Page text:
LEADOn! Article

BBS in Action

| Blending, Braiding, and Sequencing: Strategies for Success

In fall 2021, a diverse group gathered in Collinsville, Illinois to discuss building a program for high school seniors with disabilities to successfully participate in U.S. Department of Labor Registered Apprenticeships. The group wove together multiple partners to provide support: the U.S. Department of Labor Office of Registered Apprenticeship, Madison County Employment & Training Administration (ETA), the City of Collinsville, and the Collinsville School District. In a matter of months, the collaboration began its first cohort.

Notably, no specific grant developed this program; instead, stakeholders braided funds together. Secondary Transition Experience Program (STEP) educators wrote and taught the curriculum for the apprentices. The STEP Program receives funding and support from the Division of Rehabilitation Services (DRS) for successful program outcomes. The Regional Office of Education is the liaison between the STEP Program and DRS and assists with outcomes and referrals to adult services. Madison County ETA’s On-the-Job Training program subsidized half of the wages for each apprentice. As the employer/apprenticeship sponsor, the City of Collinsville worked with all stakeholders to develop orientation handbooks. Together, they also built customized strategies for each apprentice.

The five students in the first cohort worked hard to prepare for success, too. In their junior year of high school, students in the STEP program, through the Illinois DRS, explored the different apprenticeship options available with the City of Collinsville, including events support, housekeeping, and landscaping. Starting in the spring, the students toured each track, and, at the end of the school year, the students applied and interviewed for the apprenticeship of their choice. At the start of their senior year, the students began the Registered Apprenticeship for the City of Collinsville, which lasted for one year. Students earned wages from day one, starting at minimum wage with incremental pay increases as they reached competencies.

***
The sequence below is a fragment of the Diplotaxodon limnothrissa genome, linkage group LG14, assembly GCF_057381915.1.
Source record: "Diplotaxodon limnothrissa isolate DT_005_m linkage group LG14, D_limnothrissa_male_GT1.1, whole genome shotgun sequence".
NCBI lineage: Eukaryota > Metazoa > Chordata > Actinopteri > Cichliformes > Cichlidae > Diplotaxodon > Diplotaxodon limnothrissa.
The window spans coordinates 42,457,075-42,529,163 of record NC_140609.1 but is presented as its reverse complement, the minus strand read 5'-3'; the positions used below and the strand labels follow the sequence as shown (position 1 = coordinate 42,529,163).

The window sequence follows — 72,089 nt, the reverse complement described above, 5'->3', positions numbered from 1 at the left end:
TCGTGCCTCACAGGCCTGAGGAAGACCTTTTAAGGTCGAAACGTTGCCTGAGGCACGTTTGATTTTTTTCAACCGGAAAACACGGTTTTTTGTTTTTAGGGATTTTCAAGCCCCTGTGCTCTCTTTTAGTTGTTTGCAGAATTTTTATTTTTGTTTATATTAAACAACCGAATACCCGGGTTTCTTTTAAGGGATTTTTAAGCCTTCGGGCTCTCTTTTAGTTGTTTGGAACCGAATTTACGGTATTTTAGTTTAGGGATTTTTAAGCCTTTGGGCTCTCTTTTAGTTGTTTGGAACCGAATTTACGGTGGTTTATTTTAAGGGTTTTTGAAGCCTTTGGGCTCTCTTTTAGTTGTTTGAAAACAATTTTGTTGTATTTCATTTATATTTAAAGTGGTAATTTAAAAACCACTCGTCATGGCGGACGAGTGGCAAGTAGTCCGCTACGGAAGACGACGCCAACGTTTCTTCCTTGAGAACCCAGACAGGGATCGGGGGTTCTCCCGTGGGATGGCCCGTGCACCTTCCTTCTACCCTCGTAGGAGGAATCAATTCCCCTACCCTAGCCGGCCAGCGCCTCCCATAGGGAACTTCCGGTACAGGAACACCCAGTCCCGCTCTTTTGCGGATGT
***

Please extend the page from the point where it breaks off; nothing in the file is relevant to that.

At the start of the apprenticeship, students received high levels of support that gradually faded as students gained experience and mastered new skills. Family involvement was vital, and monthly meetings with all stakeholders helped the program mature as the students did. Trained frontline staff worked alongside each apprentice, providing support and mentorship.

At the end of each apprenticeship cohort, the team leads select one staff member to be “Mentor of the Year” to receive an award alongside the apprentices obtaining their certificates. So far, out of 10 student apprentices from the first two cohorts, five completed the apprenticeship and received an employment offer from the City of Collinsville. Two of the apprentices employed for the City of Collinsville concurrently take post-secondary education classes. Now, the program is on its third cohort of apprentices. In addition, the collaborators behind the program have recently expanded their efforts with additional school districts, employers, and Registered Apprenticeships.

For more success stories, visit the LEAD Center’s new webpage, Employment Success Stories.